Craving has been implicated as a major contributor both to relapse and maintenance of addiction following abstinence in cocaine abusers. Although a mechanistic understanding of the biological basis of cocaine craving could identify therapeutic approaches to reduce cocaine dependence, information on the involvement of specific neurochemical systems in this phenomenon is scarce. Ongoing and previous studies in human volunteers have shown that environmental stimuli related to drug taking selectively increase cerebral glucose metabolism (Grant, 1995) and perfusion (Childress et all 1996) in cortical and limbic areas of brain and that activation in the dorsolateral prefrontal cortex and amygdala is correlated with self-reports of craving (London, 1996). We propose to elucidate the role of dopaminergic and serotonergic systems in spontaneous and cue-elicited cocaine craving, in an integrated approach utilizing positron emission tomOgraphy (PET) scanning and selective radioligands for dopamine(DA) and serotonin (5-HT) receptors and transporters. Neurochemical markers, assayed by PET, will be related to self-reports of craving in cocaine abusers, and will be compared to measures in control subjects who have no significant history of illicit dmg abuse. Our premise is that, not only is there considerable evidence in the literature for the role of dopamine and serotonin in craving, but that the activated areas, previously seen in the amygdala and dorsal lateral prefrontal cortex can be examined further by examination of these neurotransmitter systems. We hypothesize that in our experimental paradigm following withdrawal, extracellular dopamine and to a lesser extent serntonin will be decreased. It is then predicted that both intrasynaptic DA (InsDA) and intrasynaptic 5HT (Ins5HT) will increase following the pharmacologic challenge and that cue-elicited craving will correlate significantly with this increase. It is predicted that spontaneous craving however, will correlate negatively with D1 D2 and 5HT 2a receptors. Finally, it is predicted that both when cue-elicited craving is induced during PET imaging, increased InsDA and 5HT will be measurable and will correlate significantly with the craving score. Testing of these hypotheses will provide novel and fundamental answers to craving mechanisms.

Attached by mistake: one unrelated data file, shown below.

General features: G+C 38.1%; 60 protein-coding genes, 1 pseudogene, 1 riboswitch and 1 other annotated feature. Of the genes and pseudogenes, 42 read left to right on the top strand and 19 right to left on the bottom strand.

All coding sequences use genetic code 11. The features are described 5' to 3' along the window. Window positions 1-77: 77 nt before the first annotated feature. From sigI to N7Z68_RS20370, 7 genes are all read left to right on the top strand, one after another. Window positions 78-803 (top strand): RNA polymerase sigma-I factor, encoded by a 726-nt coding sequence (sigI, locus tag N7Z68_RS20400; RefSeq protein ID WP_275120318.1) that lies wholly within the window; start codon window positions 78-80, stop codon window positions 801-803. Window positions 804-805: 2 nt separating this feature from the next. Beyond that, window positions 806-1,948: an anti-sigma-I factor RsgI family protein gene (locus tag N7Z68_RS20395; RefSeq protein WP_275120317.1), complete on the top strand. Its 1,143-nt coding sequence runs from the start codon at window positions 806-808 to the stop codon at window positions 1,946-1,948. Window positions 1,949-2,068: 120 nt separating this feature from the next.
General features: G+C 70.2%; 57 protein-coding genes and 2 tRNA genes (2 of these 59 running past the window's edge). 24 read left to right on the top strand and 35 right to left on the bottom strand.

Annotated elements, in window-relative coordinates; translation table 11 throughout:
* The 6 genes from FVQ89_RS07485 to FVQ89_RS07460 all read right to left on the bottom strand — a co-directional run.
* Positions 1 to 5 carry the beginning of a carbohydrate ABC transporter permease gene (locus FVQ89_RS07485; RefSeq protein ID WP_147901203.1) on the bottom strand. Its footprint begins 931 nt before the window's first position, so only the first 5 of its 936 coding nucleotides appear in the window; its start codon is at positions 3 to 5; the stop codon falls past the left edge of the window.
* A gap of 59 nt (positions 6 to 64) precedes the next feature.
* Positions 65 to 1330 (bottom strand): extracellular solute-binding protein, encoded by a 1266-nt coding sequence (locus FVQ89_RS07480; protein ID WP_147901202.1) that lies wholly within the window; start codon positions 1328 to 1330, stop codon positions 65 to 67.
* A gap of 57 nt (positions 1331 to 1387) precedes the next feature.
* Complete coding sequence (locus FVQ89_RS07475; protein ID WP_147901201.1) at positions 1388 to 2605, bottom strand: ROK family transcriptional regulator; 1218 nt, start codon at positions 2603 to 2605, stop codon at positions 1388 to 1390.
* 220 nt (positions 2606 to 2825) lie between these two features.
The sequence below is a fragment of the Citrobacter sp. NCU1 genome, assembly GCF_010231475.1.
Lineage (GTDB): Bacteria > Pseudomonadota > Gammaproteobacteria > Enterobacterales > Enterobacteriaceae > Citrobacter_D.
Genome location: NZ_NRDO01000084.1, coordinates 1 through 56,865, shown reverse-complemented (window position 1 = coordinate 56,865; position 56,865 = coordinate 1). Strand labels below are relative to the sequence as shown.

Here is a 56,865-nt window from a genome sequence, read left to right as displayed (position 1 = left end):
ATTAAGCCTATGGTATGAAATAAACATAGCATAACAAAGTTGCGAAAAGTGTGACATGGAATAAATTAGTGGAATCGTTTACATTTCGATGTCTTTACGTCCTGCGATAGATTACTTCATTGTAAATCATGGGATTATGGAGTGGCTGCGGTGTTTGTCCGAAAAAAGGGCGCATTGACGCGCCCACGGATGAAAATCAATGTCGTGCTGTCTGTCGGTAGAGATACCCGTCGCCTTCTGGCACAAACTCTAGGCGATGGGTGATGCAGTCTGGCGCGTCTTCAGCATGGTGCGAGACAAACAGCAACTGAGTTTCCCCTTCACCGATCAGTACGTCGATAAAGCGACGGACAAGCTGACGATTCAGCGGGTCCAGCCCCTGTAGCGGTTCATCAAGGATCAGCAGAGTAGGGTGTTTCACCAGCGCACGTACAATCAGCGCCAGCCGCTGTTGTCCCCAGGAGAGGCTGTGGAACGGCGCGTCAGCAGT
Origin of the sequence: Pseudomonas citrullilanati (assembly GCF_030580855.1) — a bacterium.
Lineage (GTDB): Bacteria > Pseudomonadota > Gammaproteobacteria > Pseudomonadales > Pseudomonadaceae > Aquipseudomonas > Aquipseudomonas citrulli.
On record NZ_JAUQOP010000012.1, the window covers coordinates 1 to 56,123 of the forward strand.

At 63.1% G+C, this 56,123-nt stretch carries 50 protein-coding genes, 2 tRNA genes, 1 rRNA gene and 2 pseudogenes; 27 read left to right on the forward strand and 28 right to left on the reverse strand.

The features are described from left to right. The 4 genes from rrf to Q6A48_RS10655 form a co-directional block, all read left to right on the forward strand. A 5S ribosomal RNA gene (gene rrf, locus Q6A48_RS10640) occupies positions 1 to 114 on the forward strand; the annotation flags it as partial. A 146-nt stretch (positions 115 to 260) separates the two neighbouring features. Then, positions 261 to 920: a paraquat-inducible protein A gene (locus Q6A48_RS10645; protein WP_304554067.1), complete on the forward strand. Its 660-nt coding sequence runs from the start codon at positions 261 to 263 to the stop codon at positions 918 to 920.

National Institute of Health (NIH)
National Institute on Drug Abuse (NIDA)
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Special Emphasis Panel (ZDA1-SXH-J (04))
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Johns Hopkins University
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Wong, Dean F; Grunder, Gerhard; Brasic, James Robert (2007) Brain imaging research: does the science serve clinical practice? Int Rev Psychiatry 19:541-58
Wong, Dean F; Maini, Atul; Rousset, Olivier G et al. (2003) Positron emission tomography--a tool for identifying the effects of alcohol dependence on the brain. Alcohol Res Health 27:161-73
Grunder, Gerhard; Siessmeier, Thomas; Piel, Markus et al. (2003) Quantification of D2-like dopamine receptors in the human brain with 18F-desmethoxyfallypride. J Nucl Med 44:109-16
Cumming, Paul; Wong, Dean F; Dannals, Robert F et al. (2002) The competition between endogenous dopamine and radioligands for specific binding to dopamine receptors. Ann N Y Acad Sci 965:440-50
Cumming, Paul; Wong, Dean F; Gillings, Nicholas et al. (2002) Specific binding of [(11)C]raclopride and N-[(3)H]propyl-norapomorphine to dopamine receptors in living mouse striatum: occupancy by endogenous dopamine and guanosine triphosphate-free G protein. J Cereb Blood Flow Metab 22:596-604